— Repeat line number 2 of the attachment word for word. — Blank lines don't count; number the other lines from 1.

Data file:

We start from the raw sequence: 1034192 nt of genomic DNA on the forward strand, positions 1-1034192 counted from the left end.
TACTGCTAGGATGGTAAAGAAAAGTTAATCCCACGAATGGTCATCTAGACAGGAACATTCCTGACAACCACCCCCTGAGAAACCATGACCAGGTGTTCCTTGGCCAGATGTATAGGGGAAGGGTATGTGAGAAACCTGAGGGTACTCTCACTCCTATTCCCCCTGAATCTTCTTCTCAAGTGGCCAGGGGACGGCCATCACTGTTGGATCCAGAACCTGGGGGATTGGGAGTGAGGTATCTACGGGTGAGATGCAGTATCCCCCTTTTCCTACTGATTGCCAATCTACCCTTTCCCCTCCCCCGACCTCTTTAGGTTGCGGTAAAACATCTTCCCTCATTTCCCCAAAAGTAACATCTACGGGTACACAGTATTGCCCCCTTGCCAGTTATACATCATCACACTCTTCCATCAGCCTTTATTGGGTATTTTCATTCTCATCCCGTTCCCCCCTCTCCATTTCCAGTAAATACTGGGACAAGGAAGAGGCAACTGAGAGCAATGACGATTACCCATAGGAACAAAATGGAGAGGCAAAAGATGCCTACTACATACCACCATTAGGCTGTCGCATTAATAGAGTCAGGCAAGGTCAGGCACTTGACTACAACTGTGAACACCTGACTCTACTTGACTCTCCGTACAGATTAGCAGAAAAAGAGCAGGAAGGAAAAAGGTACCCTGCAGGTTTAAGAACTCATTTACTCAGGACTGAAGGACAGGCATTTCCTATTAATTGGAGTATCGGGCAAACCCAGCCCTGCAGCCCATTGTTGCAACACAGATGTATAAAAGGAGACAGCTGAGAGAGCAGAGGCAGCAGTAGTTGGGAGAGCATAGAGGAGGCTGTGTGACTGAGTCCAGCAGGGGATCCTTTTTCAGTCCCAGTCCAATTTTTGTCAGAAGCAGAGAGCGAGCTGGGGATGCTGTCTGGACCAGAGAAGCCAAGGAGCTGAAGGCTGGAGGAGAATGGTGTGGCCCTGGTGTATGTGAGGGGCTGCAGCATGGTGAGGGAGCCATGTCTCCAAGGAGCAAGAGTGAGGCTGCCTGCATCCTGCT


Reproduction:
TACTGCTAGGATGGTAAAGAAAAGTTAATCCCACGAATGGTCATCTAGACAGGAACATTCCTGACAACCACCCCCTGAGAAACCATGACCAGGTGTTCCTTGGCCAGATGTATAGGGGAAGGGTATGTGAGAAACCTGAGGGTACTCTCACTCCTATTCCCCCTGAATCTTCTTCTCAAGTGGCCAGGGGACGGCCATCACTGTTGGATCCAGAACCTGGGGGATTGGGAGTGAGGTATCTACGGGTGAGATGCAGTATCCCCCTTTTCCTACTGATTGCCAATCTACCCTTTCCCCTCCCCCGACCTCTTTAGGTTGCGGTAAAACATCTTCCCTCATTTCCCCAAAAGTAACATCTACGGGTACACAGTATTGCCCCCTTGCCAGTTATACATCATCACACTCTTCCATCAGCCTTTATTGGGTATTTTCATTCTCATCCCGTTCCCCCCTCTCCATTTCCAGTAAATACTGGGACAAGGAAGAGGCAACTGAGAGCAATGACGATTACCCATAGGAACAAAATGGAGAGGCAAAAGATGCCTACTACATACCACCATTAGGCTGTCGCATTAATAGAGTCAGGCAAGGTCAGGCACTTGACTACAACTGTGAACACCTGACTCTACTTGACTCTCCGTACAGATTAGCAGAAAAAGAGCAGGAAGGAAAAAGGTACCCTGCAGGTTTAAGAACTCATTTACTCAGGACTGAAGGACAGGCATTTCCTATTAATTGGAGTATCGGGCAAACCCAGCCCTGCAGCCCATTGTTGCAACACAGATGTATAAAAGGAGACAGCTGAGAGAGCAGAGGCAGCAGTAGTTGGGAGAGCATAGAGGAGGCTGTGTGACTGAGTCCAGCAGGGGATCCTTTTTCAGTCCCAGTCCAATTTTTGTCAGAAGCAGAGAGCGAGCTGGGGATGCTGTCTGGACCAGAGAAGCCAAGGAGCTGAAGGCTGGAGGAGAATGGTGTGGCCCTGGTGTATGTGAGGGGCTGCAGCATGGTGAGGGAGCCATGTCTCCAAGGAGCAAGAGTGAGGCTGCCTGCATCCTGCT